At the end of every year, we look back at the last 12 months and evaluate what has changed for the better (and worse) for digital rights.  While we can be frustratedhello ongoing attacks on encryptionoverall it's always an exhilarating reminder of just how far we've come since EFF was founded over 33 years ago. Just the scale alone it's breathtaking. Digital rights started as a niche, future-focused issue that we would struggle to explain to nontechnical people; now it's deeply embedded into all of our lives.

The legislative, court, and agency fights around the world this year also helped us see and articulate a common thread: the need for a "privacy first" approach to laws and technology innovation.  As we wrote in a new white paper aptly entitled "Privacy First: A Better Way to Address Online Harms," many of the ills of today’s internet have a single thing in common, and it is that they are built on a business model of corporate surveillance and behavioral advertising.  Addressing that problem could help us make great strides in a range of issues, and avoid many of the the terrible likely impacts of many of today's proposed "solutions."

Instead of considering proposals that would censor speech and put children's access to internet resources at the whims of state attorneys general, we could be targeting the root cause of the concern: internet companies' collection, storage, sales, and use of our personal information and activities to feed their algorithms and ad services. Police go straight to tech companies for your data or the data on everyone who was near a certain location.  And that's when they even bother with a court-overseen process, rather than simply issuing a subpoena, showing up and demanding it, or buying data from data brokers. If we restricted what data tech companies could keep and for how long, we could also tackle this problem at the source. Instead of unconstitutional link taxes to save local journalism, laws that attack behavioral advertising--built on collection of data--would break the ad and data monopoly that put journalists at the mercy of Big Tech in the first place.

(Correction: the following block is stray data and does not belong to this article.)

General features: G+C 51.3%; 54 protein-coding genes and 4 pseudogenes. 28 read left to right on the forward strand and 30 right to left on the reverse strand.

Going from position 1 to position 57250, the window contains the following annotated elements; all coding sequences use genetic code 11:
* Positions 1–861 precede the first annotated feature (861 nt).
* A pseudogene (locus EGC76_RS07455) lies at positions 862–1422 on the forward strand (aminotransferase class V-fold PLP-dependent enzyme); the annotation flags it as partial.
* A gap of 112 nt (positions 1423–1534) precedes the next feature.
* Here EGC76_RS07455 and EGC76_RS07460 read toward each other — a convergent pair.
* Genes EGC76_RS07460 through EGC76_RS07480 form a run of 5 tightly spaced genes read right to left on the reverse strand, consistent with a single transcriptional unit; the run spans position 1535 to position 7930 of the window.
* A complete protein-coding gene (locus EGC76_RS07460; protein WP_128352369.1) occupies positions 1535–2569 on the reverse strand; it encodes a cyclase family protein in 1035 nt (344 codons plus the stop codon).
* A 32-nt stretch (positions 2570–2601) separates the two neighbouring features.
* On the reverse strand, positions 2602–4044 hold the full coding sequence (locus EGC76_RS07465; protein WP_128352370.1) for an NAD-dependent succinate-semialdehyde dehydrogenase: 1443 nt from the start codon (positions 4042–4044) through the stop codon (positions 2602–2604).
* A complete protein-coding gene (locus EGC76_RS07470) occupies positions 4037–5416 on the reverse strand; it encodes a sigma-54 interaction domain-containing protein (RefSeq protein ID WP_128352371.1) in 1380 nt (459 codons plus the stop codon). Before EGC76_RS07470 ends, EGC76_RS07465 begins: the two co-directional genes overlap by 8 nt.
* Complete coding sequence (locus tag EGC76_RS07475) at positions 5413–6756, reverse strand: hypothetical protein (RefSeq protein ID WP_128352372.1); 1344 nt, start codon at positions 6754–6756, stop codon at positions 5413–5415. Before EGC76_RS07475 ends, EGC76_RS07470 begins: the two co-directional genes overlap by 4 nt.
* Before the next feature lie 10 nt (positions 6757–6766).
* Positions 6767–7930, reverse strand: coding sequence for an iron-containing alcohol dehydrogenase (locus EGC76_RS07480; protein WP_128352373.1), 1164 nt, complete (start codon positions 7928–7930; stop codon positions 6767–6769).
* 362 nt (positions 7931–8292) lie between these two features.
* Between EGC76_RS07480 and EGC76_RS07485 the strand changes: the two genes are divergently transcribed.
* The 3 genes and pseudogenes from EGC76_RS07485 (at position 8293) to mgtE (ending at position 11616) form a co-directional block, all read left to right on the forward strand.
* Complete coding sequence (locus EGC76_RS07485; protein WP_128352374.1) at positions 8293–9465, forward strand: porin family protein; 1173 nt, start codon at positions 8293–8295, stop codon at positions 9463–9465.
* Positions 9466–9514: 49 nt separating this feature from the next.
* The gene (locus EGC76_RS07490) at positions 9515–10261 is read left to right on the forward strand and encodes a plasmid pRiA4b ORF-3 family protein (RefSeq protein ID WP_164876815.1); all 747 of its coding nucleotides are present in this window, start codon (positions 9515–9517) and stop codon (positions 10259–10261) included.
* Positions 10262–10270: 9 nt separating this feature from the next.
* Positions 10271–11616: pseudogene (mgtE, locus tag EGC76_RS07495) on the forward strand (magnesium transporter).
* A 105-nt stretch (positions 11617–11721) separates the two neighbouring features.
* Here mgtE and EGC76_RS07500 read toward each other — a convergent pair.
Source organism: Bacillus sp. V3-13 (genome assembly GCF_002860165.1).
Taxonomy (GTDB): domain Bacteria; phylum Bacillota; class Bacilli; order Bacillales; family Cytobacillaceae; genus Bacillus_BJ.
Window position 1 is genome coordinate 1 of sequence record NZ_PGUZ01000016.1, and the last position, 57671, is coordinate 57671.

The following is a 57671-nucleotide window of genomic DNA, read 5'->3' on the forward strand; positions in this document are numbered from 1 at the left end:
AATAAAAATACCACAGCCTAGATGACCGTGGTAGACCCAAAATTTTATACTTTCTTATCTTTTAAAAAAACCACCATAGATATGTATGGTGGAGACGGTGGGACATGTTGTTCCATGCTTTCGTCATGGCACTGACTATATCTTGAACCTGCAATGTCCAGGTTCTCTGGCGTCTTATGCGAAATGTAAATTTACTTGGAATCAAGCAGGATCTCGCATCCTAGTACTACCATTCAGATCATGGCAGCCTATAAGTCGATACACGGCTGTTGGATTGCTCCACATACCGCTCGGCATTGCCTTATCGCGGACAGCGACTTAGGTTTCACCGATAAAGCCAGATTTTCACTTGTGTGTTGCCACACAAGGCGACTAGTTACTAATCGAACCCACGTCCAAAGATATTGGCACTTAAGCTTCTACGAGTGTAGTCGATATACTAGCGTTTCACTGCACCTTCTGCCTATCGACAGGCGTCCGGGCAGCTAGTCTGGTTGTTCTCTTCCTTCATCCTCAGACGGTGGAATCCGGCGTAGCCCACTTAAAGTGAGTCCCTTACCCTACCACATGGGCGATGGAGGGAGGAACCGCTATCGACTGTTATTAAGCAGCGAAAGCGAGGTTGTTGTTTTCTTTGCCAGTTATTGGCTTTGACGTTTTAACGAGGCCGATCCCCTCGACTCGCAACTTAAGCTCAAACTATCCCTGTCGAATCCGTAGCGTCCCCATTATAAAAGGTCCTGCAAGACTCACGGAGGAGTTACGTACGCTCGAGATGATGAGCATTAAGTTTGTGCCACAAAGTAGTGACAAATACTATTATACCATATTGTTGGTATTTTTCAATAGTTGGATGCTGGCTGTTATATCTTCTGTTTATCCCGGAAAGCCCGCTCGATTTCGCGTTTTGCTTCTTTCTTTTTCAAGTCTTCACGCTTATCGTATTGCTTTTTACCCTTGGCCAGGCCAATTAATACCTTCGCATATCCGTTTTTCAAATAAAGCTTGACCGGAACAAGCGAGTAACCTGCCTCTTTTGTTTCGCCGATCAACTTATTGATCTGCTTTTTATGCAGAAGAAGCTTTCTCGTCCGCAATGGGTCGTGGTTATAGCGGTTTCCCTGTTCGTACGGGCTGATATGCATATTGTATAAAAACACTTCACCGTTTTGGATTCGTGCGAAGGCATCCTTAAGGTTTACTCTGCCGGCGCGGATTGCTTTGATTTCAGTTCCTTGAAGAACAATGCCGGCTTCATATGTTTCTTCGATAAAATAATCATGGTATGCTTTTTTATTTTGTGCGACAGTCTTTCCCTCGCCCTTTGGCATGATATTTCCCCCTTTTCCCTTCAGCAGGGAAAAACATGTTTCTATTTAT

Concerns about what is feeding AI, social media algorithms, government spying (either your own or another country's), online harassment, getting access to healthcare--so much can be better protected if we address privacy first. EFF knows this, and it's why, in 2023, we did things like launch the Tor University Challenge, urge the Supreme Court to recognize that the Fifth Amendment protects you from being forced to give your phone's passcode to police, and work to fix the dangerously flawed UN Cybercrime Treaty. Most recently, we celebrated Google's decision to limit the data collected and kept in its "Location History" as a potentially huge step to prevent geofence warrants that use Google's storehouse of location data to conduct massive, unconstitutional searches sweeping in many innocent bystanders. 

Of course, as much as individuals need more privacy, we also need more transparency, especially from our governments and the big corporations that rule so much of our digital lives. That's why EFF urged the Supreme Court to overturn an order preventing Twitternow Xfrom publishing a transparency report with data about what, exactly, government agents have asked the company for. It's why we won an important victory in keeping laws and regulations online and accessible. And it's why we defended the Internet Archive from an attack by major publishers seeking to cripple libraries' ability to give the rest of us access to knowledge into the digital age.

All of that barely scratches the surface of what we've been doing this year. But none of it would be possible without the strong partnership of our members, supporters, and all of you who stood up and took action to build a better future. 

EFF has an annual tradition of writing several blog posts on what we’ve accomplished this year, what we’ve learned, and where we have more to do. We will update this page with new stories about digital rights in 2023 every day between now and the new year.